Paleoclimatological evidence published last February and based on oxygen isotope deposits in the shells of fresh-water snails dug from stratified layers of lake bed sediment suggests an “abrupt weakening” of the Indian summer monsoon preceded a prolonged drought that occurred about 4,100 years ago. The authors contend that this caused “deurbanization” of the Harappan culture and perhaps those other civilizations too. That drought lasted some 200 years.

The most extensive and long lasting drought during the past 300 years in North America was from 1930 until 1940 – the Dust Bowl drought, chronicled in the Grapes of Wrath and by the grainy images of “Black Blizzards” that were created by air-borne soil and that obscured the sky and sun sometimes for days. During the worst year of that drought, 70% of the USA was affected.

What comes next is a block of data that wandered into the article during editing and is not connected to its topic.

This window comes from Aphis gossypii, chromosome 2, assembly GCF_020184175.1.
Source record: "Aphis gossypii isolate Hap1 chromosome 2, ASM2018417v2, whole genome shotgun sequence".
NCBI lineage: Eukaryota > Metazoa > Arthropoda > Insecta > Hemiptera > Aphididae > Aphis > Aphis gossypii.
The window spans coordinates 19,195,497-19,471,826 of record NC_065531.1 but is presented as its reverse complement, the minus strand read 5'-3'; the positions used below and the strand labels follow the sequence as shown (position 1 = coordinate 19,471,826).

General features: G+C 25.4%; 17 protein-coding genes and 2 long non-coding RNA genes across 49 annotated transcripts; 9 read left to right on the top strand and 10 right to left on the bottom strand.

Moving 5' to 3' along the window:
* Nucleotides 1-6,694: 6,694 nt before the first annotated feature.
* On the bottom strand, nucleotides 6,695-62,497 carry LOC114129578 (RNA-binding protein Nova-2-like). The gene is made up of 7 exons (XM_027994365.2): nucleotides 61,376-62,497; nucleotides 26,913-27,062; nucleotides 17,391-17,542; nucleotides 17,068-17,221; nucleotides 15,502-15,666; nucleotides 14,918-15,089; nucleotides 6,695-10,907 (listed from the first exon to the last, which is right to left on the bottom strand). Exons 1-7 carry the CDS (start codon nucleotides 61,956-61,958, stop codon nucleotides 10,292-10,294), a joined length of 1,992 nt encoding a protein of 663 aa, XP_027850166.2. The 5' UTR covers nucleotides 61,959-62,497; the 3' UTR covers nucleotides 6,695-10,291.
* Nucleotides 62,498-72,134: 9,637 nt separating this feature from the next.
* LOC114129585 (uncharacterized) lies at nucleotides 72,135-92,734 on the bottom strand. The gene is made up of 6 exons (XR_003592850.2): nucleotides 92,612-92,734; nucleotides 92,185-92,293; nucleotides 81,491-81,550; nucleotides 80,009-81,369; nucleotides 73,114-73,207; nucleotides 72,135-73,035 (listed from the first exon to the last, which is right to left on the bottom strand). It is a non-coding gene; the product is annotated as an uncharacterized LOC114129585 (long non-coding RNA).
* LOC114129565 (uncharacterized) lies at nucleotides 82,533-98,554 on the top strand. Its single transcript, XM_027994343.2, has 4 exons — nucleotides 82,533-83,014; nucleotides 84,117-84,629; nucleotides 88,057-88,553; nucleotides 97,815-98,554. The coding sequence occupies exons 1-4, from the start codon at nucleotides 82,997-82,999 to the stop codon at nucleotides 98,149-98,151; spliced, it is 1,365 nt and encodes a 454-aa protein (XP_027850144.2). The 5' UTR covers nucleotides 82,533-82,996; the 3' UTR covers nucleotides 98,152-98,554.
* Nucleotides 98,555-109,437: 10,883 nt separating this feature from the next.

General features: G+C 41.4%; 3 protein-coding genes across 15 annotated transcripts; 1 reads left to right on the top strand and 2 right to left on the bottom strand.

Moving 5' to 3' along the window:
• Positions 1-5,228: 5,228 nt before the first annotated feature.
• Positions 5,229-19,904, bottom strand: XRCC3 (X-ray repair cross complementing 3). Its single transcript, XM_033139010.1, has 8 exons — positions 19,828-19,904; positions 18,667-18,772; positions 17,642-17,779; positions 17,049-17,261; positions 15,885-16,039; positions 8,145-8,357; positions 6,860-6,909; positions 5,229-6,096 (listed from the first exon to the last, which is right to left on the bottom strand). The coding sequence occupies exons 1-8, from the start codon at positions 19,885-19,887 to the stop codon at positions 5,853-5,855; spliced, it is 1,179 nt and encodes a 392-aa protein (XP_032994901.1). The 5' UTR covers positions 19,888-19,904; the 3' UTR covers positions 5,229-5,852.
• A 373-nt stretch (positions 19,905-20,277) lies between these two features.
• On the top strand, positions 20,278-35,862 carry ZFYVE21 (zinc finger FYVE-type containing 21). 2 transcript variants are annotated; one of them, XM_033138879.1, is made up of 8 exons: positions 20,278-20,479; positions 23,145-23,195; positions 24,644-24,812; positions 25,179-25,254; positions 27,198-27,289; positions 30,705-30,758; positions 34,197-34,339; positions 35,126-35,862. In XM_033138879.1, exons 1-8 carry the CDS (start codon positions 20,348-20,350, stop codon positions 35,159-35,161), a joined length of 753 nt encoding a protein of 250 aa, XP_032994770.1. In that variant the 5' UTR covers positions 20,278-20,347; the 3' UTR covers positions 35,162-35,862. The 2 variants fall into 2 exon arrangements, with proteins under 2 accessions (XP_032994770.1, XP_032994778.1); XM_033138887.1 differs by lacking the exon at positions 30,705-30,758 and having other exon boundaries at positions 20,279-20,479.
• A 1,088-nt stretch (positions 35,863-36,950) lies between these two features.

In the course geological time, 300 years is the blink of an eye. Regardless of the records the current California drought is breaking, tree-ring data used to infer the historical climate tell us that the last century in California has been unusually wet. California has been much drier in the past, and its droughts have lasted for decades and sometimes centuries. Within the last 1,200 years, there have been two prolonged droughts, lasting between 140 and 200 years.

So how about the current California drought? No one knows whether this drought will last another year or another century. Our understanding of what causes drought is incomplete. Computer models designed to predict and simulate drought are not sufficient to forecast the weather or climate 100 years hence.

Surface water temperature of the eastern Pacific Ocean seems to be one important variable – almost certainly one among many. Data from tree rings, ancient mollusks, and such likely demonstrate a correlation between several historical megadroughts and cool surface waters in the eastern Pacific.